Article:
The last few days you’ve noticed your dog looking at you a little funny, it was almost like a cute winking in one eye or both. Today though, you are sure of it – your dog is genuinely squinting and it is in both eyes. “My dog won’t open his eyes,” you think. So what should you do?
Anytime your dog is having a problem with his eyes, you should take it seriously and consult your veterinarian. There are many potential eye problems in dogs that may or may not be serious. Your vet can help determine the underlying cause, whether it be benign in nature or something severe, and set your dog on the right treatment program.
In majority of cases when pet owners running into the vet’s office saying my dog won’t open his eyes, the reason is dog eye pain. There’s something that causes your pooch pain whenever his eyes are open, thus he chooses to keep them closed to avoid eye pain.
When a dog is suffering from an eye pain, their reactions are to squint and keep their eyes closed. Sometimes your dog may show signs of behavioral distress. Your dog could hide it by sleeping more, or can show decreased appetite, aggression, and hiding behaviors. There are several things you need to consider if your dog won’t open his eyes, so here’s everything you must know.
My Dog Won’t Open His Eyes. What Should I Do?
Canine Eye Pain
Canine eye pain or discomfort can occur from either external or internal irritation of the eye (Dr. Mcnabb, 2015). There can be other signs of eye pain in dogs, including pawing at the eyes, or an avoidance of hard foods and a refusal to fully open his mouth, too.
Dogs can’t tell you what they are feeling, so it may not always be easy to know that your dog’s discomfort is due to eye pain. There are many different causes that could be behind your dog’s eye pain including eye infections, bacteria or injury. The first thing most owners do is try a few basic at home remedies like saline to flush the eyes; after that, if your dog won’t open his eyes still, then you have to seek the help of a professional.
In most cases when you find yourself saying my dog won’t open his eyes, the likely cause is that your pooch is suffering from eye pain that needs to be dealt with. Your dog’s eyes reaction to pain is due to a high concentration of pain fibers or nerves within the cornea and conjunctiva. The highest distribution of these nerve fibers is located near the surface.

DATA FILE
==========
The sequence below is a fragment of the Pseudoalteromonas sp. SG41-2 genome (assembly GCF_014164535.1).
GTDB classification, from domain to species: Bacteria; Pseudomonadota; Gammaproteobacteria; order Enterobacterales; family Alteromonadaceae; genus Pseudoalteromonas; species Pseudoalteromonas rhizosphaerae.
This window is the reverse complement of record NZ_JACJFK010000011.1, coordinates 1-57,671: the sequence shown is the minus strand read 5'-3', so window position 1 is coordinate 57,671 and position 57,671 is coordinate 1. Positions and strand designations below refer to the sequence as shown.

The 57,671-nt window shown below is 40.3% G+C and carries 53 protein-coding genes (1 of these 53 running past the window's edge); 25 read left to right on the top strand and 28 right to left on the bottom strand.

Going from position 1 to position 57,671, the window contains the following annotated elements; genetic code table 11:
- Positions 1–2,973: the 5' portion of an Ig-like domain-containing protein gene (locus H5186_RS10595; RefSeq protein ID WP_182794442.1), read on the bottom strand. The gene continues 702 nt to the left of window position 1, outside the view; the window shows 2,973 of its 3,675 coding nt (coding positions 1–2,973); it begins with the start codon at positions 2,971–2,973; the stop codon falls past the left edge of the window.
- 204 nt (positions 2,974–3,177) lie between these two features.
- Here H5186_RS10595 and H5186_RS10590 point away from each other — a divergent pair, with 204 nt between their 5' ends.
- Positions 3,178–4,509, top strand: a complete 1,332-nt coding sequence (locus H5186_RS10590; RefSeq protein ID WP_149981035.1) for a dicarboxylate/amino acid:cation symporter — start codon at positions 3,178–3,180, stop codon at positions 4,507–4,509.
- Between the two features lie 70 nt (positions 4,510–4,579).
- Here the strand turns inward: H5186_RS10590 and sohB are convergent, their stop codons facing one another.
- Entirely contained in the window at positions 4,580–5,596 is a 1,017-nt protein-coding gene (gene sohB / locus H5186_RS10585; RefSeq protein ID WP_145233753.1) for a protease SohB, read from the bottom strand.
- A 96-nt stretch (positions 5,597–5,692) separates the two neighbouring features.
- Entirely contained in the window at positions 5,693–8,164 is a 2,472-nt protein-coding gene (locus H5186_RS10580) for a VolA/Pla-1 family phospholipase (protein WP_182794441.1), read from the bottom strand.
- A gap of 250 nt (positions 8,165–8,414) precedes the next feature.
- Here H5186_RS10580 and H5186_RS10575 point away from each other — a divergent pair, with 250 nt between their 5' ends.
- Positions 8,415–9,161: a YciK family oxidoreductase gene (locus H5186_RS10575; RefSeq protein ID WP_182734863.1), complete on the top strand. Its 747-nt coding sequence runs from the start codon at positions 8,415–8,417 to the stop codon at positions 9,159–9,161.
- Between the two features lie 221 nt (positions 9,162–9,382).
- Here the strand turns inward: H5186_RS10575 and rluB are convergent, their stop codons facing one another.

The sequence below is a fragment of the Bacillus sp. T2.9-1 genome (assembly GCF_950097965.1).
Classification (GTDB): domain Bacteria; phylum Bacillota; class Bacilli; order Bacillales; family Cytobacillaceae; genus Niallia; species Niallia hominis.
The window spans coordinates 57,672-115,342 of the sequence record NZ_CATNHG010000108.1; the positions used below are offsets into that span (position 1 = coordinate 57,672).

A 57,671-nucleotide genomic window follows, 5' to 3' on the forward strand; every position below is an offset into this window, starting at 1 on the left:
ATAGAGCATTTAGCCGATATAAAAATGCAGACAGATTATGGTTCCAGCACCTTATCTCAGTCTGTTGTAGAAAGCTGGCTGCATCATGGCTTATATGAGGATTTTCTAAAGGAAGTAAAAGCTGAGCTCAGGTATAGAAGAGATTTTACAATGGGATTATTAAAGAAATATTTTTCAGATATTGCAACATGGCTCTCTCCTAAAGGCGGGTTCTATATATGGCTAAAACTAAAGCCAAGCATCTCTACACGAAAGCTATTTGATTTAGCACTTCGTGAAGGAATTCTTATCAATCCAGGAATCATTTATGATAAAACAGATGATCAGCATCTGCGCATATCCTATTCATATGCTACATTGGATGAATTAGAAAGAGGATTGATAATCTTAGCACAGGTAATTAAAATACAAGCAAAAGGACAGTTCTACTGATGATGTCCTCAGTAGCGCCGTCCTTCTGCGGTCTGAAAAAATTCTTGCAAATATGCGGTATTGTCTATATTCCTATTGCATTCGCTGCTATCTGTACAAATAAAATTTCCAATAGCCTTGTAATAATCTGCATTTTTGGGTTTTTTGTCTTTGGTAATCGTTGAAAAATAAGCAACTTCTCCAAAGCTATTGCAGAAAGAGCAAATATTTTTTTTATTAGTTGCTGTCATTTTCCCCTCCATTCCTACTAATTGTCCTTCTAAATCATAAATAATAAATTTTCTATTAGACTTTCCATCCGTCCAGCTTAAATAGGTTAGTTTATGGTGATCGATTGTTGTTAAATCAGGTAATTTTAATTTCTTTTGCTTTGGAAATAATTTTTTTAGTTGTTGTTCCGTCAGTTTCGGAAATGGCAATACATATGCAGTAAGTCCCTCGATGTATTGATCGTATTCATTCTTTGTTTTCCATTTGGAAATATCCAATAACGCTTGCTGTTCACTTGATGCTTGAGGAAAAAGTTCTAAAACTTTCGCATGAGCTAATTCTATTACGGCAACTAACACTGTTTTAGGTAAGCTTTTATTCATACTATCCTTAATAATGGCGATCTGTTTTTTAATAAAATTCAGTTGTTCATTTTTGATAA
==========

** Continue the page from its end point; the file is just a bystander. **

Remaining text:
A corneal ulcer or scratch can be extremely painful and cause a reflexive spasm of the iris inside the dog’s eye. The severe pain that these types of dog eye nerve reactions can cause your dog will result in your dog squinting or holding his eyes shut completely as a way to cope or try to deal with the pain.
The important thing is that once you realize that flushing with saline or dog eye drops is not a solution, that there is no debris in your pet’s eye to cause the discomfort, you need to seek medical attention for your dog immediately to determine what could be any one of a number of causes of eye pain. Below is what you should consider.
Common Causes of Eye Pain
There are many different causes of eye pain that your veterinarian will go over with you when you arrive. Your vet will use special equipment to look into your dog’s eyes to see things that are not visible with the naked eye.
Your veterinarian is looking for signs that point to common causes of eye pain. Some of these causes of eye pain in dogs that veterinarians find more frequently, according to Merck Vet Manual, are:
- Debris or other foreign material on the surface of the eye.
- Inflammation of the iris or anterior uveitis may cause dog eye pain. Your vet will have to determine the direct cause of the uveitis in order to treat.
- Dog glaucoma, which causes an elevated pressure on the inside of the eye, can feel like a pain sensation to a dog. Their instinct can be to hold their eyes closed.
- Trauma, or some type of injury to the eye tissue or the eyelids, may be causing pain.
- Internal eye socket (orbital) infections are extremely painful and will often cause signs of mouth related issues, such as refusal to open his jaw.
- Dry eye, or KCS (keratoconjunctivitus), can cause dogs to have a painful gritty, dry sensation on the surface of the eye. This can lead to keeping the eyes closed.
Your veterinarian will go over the common causes of eye pain while examining your dog. Generally, it will be one of these conditions that is causing your dog’s eye pain and your vet can start a treatment plan right away. Your vet can use a special ophthalmic medication, atropine, to immediately reduce the symptoms of pain for your dog.
Furthermore, in some occasions your dog may be keeping his eyes shut because of the dog eye care products you’ve used to deal with this like dog eye boogers (tear stains). Some of these can be overdone, and others are not always completely safe, even if they’re effective. Angel Eyes for Dogs, for example, is a controversial product.
Symptoms of Dog Eye Pain and Issues